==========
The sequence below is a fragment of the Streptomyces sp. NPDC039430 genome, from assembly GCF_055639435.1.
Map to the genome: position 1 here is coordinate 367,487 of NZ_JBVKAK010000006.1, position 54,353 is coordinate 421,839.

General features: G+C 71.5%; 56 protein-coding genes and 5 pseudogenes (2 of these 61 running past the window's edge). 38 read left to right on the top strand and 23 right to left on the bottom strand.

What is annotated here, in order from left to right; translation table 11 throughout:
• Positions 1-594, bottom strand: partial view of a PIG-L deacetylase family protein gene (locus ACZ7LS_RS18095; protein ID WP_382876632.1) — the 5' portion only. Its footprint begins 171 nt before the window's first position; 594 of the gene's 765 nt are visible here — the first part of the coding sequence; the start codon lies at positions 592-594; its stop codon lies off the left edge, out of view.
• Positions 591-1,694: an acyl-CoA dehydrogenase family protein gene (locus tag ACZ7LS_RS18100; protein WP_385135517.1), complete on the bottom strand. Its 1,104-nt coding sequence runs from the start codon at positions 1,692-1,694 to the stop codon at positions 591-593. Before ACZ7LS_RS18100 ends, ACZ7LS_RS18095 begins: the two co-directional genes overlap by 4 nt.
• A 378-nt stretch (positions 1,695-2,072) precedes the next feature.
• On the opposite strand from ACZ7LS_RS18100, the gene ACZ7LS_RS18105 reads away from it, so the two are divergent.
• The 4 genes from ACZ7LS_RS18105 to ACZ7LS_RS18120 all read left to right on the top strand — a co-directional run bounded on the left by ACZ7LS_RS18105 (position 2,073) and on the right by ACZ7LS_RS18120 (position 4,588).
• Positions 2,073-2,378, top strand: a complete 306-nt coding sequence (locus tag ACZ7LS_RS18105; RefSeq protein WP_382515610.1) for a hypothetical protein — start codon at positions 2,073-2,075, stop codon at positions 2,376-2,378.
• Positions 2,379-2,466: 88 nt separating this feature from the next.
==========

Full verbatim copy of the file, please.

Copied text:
The sequence below is a fragment of the Streptomyces sp. NPDC039430 genome, from assembly GCF_055639435.1.
Map to the genome: position 1 here is coordinate 367,487 of NZ_JBVKAK010000006.1, position 54,353 is coordinate 421,839.

General features: G+C 71.5%; 56 protein-coding genes and 5 pseudogenes (2 of these 61 running past the window's edge). 38 read left to right on the top strand and 23 right to left on the bottom strand.

What is annotated here, in order from left to right; translation table 11 throughout:
• Positions 1-594, bottom strand: partial view of a PIG-L deacetylase family protein gene (locus ACZ7LS_RS18095; protein ID WP_382876632.1) — the 5' portion only. Its footprint begins 171 nt before the window's first position; 594 of the gene's 765 nt are visible here — the first part of the coding sequence; the start codon lies at positions 592-594; its stop codon lies off the left edge, out of view.
• Positions 591-1,694: an acyl-CoA dehydrogenase family protein gene (locus tag ACZ7LS_RS18100; protein WP_385135517.1), complete on the bottom strand. Its 1,104-nt coding sequence runs from the start codon at positions 1,692-1,694 to the stop codon at positions 591-593. Before ACZ7LS_RS18100 ends, ACZ7LS_RS18095 begins: the two co-directional genes overlap by 4 nt.
• A 378-nt stretch (positions 1,695-2,072) precedes the next feature.
• On the opposite strand from ACZ7LS_RS18100, the gene ACZ7LS_RS18105 reads away from it, so the two are divergent.
• The 4 genes from ACZ7LS_RS18105 to ACZ7LS_RS18120 all read left to right on the top strand — a co-directional run bounded on the left by ACZ7LS_RS18105 (position 2,073) and on the right by ACZ7LS_RS18120 (position 4,588).
• Positions 2,073-2,378, top strand: a complete 306-nt coding sequence (locus tag ACZ7LS_RS18105; RefSeq protein WP_382515610.1) for a hypothetical protein — start codon at positions 2,073-2,075, stop codon at positions 2,376-2,378.
• Positions 2,379-2,466: 88 nt separating this feature from the next.